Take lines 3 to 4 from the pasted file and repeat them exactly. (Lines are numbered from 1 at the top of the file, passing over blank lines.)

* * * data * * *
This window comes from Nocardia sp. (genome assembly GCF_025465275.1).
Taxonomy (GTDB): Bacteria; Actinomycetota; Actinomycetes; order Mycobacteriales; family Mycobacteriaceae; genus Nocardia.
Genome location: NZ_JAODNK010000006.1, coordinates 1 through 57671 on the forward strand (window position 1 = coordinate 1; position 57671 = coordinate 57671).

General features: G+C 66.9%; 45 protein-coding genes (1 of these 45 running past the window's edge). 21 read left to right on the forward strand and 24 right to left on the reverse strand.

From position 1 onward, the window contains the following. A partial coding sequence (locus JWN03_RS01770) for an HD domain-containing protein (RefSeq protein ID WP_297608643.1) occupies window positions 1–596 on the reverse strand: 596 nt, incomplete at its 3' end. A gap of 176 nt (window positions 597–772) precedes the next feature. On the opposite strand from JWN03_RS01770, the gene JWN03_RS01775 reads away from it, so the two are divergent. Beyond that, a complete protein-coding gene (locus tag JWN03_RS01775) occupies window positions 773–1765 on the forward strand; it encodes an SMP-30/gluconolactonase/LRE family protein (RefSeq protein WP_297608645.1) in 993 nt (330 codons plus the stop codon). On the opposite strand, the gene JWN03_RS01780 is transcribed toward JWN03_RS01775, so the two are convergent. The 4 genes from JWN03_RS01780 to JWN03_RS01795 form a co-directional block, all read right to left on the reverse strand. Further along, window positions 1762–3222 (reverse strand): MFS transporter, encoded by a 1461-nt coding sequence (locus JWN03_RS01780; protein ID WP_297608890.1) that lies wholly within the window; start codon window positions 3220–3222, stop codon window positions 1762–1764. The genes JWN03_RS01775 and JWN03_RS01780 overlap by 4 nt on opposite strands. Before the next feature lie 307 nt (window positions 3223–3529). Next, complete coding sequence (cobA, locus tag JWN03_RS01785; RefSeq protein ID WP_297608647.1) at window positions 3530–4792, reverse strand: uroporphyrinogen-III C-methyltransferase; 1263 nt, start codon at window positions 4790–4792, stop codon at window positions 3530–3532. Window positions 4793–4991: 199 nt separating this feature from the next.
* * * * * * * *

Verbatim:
Genome location: NZ_JAODNK010000006.1, coordinates 1 through 57671 on the forward strand (window position 1 = coordinate 1; position 57671 = coordinate 57671).

General features: G+C 66.9%; 45 protein-coding genes (1 of these 45 running past the window's edge). 21 read left to right on the forward strand and 24 right to left on the reverse strand.